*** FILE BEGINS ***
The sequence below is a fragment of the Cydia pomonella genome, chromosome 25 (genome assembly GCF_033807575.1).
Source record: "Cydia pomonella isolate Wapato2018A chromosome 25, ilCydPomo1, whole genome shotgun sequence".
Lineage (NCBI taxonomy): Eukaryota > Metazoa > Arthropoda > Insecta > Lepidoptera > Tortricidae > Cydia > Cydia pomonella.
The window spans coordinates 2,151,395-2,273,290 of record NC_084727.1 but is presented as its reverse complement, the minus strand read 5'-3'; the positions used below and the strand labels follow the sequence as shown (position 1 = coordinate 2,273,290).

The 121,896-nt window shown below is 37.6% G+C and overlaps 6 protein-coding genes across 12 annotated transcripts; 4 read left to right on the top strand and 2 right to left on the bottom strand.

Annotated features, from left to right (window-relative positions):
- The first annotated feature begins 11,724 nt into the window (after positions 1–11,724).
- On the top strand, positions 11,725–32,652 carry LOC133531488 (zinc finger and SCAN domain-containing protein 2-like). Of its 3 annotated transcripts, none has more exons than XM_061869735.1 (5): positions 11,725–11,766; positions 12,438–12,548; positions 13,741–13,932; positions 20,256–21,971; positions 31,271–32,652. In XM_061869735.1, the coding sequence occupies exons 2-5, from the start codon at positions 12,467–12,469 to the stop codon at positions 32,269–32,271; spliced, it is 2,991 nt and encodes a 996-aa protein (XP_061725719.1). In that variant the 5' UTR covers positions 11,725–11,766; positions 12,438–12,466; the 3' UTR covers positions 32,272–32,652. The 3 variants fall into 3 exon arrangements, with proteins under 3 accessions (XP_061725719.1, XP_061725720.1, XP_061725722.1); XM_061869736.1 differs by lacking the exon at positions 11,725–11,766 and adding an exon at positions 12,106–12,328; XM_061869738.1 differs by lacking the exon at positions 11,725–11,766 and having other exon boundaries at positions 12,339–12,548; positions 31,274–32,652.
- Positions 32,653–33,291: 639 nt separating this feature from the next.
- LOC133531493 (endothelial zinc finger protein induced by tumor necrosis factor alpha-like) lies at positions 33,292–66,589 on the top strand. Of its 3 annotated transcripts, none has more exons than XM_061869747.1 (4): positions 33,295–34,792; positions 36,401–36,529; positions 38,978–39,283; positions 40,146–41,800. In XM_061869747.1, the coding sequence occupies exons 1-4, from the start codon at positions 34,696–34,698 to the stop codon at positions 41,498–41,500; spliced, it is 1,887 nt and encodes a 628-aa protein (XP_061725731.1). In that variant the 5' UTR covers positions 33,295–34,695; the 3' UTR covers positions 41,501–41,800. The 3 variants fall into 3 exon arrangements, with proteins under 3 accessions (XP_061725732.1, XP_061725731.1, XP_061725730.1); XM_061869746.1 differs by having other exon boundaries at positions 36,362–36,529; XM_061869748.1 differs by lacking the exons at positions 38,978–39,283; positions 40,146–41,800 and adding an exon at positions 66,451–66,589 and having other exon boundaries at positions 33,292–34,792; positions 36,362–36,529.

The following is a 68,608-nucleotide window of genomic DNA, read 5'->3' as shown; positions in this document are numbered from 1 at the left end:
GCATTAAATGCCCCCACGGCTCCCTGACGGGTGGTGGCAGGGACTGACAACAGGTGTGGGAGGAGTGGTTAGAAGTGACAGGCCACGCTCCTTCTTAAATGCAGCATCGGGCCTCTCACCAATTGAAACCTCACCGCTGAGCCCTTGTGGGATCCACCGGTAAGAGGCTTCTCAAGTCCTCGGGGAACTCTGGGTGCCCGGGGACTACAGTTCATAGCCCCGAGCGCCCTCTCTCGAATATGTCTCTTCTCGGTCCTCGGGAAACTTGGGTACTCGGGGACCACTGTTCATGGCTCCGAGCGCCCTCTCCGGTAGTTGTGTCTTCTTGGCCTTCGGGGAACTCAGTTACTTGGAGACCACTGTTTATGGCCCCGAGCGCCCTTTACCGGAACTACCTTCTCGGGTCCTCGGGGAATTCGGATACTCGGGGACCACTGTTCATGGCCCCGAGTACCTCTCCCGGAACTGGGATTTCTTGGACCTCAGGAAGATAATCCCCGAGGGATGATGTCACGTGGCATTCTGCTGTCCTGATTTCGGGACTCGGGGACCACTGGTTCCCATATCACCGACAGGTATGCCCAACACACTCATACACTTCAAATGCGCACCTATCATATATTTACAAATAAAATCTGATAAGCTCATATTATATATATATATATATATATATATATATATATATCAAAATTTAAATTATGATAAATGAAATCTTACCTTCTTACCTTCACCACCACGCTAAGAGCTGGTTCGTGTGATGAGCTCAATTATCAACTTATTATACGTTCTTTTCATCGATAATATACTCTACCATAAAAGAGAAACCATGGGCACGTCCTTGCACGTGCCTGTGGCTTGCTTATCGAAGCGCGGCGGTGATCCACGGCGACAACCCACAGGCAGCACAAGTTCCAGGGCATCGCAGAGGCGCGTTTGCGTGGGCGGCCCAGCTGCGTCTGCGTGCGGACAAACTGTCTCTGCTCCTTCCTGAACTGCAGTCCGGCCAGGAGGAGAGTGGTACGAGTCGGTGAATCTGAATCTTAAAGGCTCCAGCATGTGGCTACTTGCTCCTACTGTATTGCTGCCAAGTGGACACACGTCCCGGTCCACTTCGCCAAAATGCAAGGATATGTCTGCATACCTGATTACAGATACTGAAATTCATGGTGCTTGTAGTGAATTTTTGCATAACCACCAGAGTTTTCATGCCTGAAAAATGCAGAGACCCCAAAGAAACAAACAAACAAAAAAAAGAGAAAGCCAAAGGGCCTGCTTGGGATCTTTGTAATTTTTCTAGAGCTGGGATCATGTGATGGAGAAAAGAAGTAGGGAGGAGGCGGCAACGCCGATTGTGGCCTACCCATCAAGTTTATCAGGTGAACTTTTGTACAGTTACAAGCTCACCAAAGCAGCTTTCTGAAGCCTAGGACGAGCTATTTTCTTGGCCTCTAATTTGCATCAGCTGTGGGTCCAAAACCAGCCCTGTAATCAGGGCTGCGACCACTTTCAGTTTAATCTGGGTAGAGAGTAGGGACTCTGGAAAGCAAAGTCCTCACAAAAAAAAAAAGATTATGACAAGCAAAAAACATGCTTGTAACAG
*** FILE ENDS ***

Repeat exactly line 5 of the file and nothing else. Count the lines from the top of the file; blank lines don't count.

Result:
The 121,896-nt window shown below is 37.6% G+C and overlaps 6 protein-coding genes across 12 annotated transcripts; 4 read left to right on the top strand and 2 right to left on the bottom strand.